Legal implications of CCTV in the workplace
- June 29, 2020
- Jonathan Earl
- Comments Off on Legal implications of CCTV in the workplace
Generally, the use of CCTV in the workplace must be “necessary and proportionate”. This means it should only be used for the stated purposes, unless it has been made clear at the outset that the gathering of the CCTV data may be used for other purposes-for example investigating offences or prosecuting offenders or disciplinary procedures.
The expanded use of CCTV systems has society-wide implications. Unless such systems are used with proper care and consideration, they can give rise to concern that the individual’s “private space” is being unreasonably eroded.
Recognisable images captured by CCTV systems are “personal data”. They are therefore subject to the provisions of the Data Protection Acts.
Generally, most employers will have a CCTV policy in place in order to protect staff, customers, suppliers, company property, the premises in order to ensure the health and safety of all stakeholders and to ensure that all company policies are adhered to at all times.
Cameras placed so as to record external areas should be positioned in such a way as to prevent or minimise recording of passers-by or of another person’s private property.
Key Considerations for Employers
Effective and robust data protection policies and procedures in relation to employees include:
clearly defining the purpose for installing CCTV cameras and that there is a lawful basis for this in accordance with Article 6 of the GDPR;
communicating and informing employees and/or other data subjects on how CCTV footage may be used. Employers should ensure that employees have access to the data protection policies and re-circulate these policies where any further amendments have been made. In addition to including this information in the data protection policy and privacy statement, the employer should ensure that appropriate signage is displayed which indicates the purpose of the CCTV footage;
linking policies in with each other in a consistent manner e.g. the data protection policy and the disciplinary policy should each contain a reference to the other where it is the case that CCTV footage can be used in disciplinary matters.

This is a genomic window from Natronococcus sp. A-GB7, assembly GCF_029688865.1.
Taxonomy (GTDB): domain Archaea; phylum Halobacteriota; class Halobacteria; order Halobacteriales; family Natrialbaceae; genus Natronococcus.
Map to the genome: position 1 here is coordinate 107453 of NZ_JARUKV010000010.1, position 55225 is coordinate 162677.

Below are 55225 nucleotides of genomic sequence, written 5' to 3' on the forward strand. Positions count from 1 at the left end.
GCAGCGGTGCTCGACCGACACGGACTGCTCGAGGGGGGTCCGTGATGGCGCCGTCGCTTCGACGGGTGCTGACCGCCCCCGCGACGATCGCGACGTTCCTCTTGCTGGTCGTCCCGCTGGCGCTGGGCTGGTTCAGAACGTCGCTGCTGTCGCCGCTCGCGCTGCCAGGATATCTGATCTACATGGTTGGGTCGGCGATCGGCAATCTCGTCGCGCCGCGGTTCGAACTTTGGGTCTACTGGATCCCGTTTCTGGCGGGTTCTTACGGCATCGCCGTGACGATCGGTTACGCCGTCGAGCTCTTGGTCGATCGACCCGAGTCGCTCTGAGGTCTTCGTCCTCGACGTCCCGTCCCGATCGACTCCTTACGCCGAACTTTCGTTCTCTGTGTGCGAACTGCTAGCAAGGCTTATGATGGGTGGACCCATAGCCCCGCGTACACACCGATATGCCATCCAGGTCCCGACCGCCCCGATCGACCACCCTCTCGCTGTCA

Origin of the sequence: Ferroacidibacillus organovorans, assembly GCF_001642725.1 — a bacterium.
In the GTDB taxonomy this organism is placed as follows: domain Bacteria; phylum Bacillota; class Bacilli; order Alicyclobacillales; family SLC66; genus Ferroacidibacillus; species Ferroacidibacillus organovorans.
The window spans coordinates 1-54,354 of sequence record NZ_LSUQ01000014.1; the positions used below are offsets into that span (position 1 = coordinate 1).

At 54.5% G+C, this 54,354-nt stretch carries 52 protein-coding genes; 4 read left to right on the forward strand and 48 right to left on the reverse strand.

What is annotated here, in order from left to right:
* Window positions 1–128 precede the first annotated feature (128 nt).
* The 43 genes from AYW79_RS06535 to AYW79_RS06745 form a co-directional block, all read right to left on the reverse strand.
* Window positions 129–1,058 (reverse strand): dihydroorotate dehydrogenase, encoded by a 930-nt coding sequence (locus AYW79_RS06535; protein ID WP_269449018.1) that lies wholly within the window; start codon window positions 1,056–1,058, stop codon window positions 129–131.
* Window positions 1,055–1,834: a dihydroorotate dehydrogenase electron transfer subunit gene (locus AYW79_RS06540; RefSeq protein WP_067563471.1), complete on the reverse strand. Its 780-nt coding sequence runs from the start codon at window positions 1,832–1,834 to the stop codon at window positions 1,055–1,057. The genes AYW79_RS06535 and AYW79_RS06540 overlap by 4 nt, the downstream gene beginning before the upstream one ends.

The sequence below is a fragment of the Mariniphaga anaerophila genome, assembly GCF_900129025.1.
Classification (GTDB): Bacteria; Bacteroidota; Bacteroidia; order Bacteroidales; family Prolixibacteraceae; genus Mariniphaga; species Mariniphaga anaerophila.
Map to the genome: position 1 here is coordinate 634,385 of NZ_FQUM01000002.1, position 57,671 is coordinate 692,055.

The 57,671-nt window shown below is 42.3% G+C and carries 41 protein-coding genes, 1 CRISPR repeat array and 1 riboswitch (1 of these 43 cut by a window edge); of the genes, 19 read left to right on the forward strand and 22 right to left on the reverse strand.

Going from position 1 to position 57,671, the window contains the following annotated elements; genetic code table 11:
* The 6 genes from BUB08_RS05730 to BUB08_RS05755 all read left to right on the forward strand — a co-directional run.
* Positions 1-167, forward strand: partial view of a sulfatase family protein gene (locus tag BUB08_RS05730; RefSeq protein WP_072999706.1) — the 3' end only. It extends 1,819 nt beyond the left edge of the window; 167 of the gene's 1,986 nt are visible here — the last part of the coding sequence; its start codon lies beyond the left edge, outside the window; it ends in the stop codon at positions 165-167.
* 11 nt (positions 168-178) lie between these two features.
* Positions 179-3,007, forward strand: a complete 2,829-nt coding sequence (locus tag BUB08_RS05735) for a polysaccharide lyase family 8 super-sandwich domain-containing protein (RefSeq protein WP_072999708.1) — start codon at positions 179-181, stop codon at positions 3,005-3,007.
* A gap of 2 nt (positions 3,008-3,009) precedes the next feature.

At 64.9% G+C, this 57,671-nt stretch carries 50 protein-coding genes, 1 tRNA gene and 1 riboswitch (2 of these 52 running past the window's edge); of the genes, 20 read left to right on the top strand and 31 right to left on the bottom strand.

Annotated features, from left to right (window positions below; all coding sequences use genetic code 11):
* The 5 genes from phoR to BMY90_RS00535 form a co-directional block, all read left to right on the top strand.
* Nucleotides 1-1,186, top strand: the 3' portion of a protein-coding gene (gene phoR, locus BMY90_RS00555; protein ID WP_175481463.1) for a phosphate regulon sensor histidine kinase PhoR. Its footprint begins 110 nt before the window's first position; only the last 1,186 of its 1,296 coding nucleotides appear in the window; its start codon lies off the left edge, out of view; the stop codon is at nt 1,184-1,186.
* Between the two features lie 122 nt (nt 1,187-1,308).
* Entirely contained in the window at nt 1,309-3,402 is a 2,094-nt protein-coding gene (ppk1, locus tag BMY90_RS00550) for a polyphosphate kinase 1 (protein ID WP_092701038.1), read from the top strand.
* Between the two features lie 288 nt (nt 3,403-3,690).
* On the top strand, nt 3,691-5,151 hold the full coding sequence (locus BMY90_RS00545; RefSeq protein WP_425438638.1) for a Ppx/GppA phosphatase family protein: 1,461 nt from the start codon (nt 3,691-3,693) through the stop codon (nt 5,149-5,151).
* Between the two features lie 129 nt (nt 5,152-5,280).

Using a CCTV system to constantly monitor employees is highly intrusive and would need to be justified by reference to special circumstances. If the monitoring is for health and safety reasons an employer would need to demonstrate that the installation of CCTV was proportionate in addressing health and safety issues that had arisen prior to the installation of the system.
The Office of the Data Commissioner has stated that a balance must be struck between the privacy considerations of the individual (employee) and the legitimate interests of an organisation when using CCTV in the workplace. CCTV may be used legitimately under the Data Protection Acts for security related purposes in certain circumstances but any use beyond this would need to be fully justifiable and evidence-based with a very high threshold for such evidence.
The use of CCTV in disciplinary matters
The use of CCTV in disciplinary matters is inadmissible unless there are exceptional or special circumstances justifying the surveillance. The employee should be notified in advance of the presence of the cameras and that the images may be used in disciplinary proceedings.
Any use of CCTV must be proportionate and justifiably necessary.
Normally an employer can easily justify the use of CCTV for security reasons and to prevent loss of stock/theft, and so forth. However, attendance, misconduct, and disciplinary issues are less straightforward.
In a 2014 case Karen Deegan v Dunnes Stores  the employee was awarded €9,300 for her unfair dismissal as the employer relied on CCTV footage to find her guilty of misconduct in circumstances where the employee was unaware of the CCTV cameras.
However, the Circuit Court later overturned this decision when Dunnes Stores appealed the decision and the Judge found that there were substantial grounds which justified the employer’s decision.
Employees do have personal privacy rights when they go to work and CCTV monitoring must be carried out with regard to the basic data protection principles of transparency and proportionality. Thus, the employer must alert the employee to the use of CCTV and the purpose of the monitoring and special circumstances would need to exist if the employer wants to monitor attendance or staff conduct.
NB – This is a guide for information purposes only and does not constitute legal advice. If you have an issue requiring legal advice, please contact any of the team at Nolan Farrell & Goff, whose numbers can be found on our website, www.nfg.ie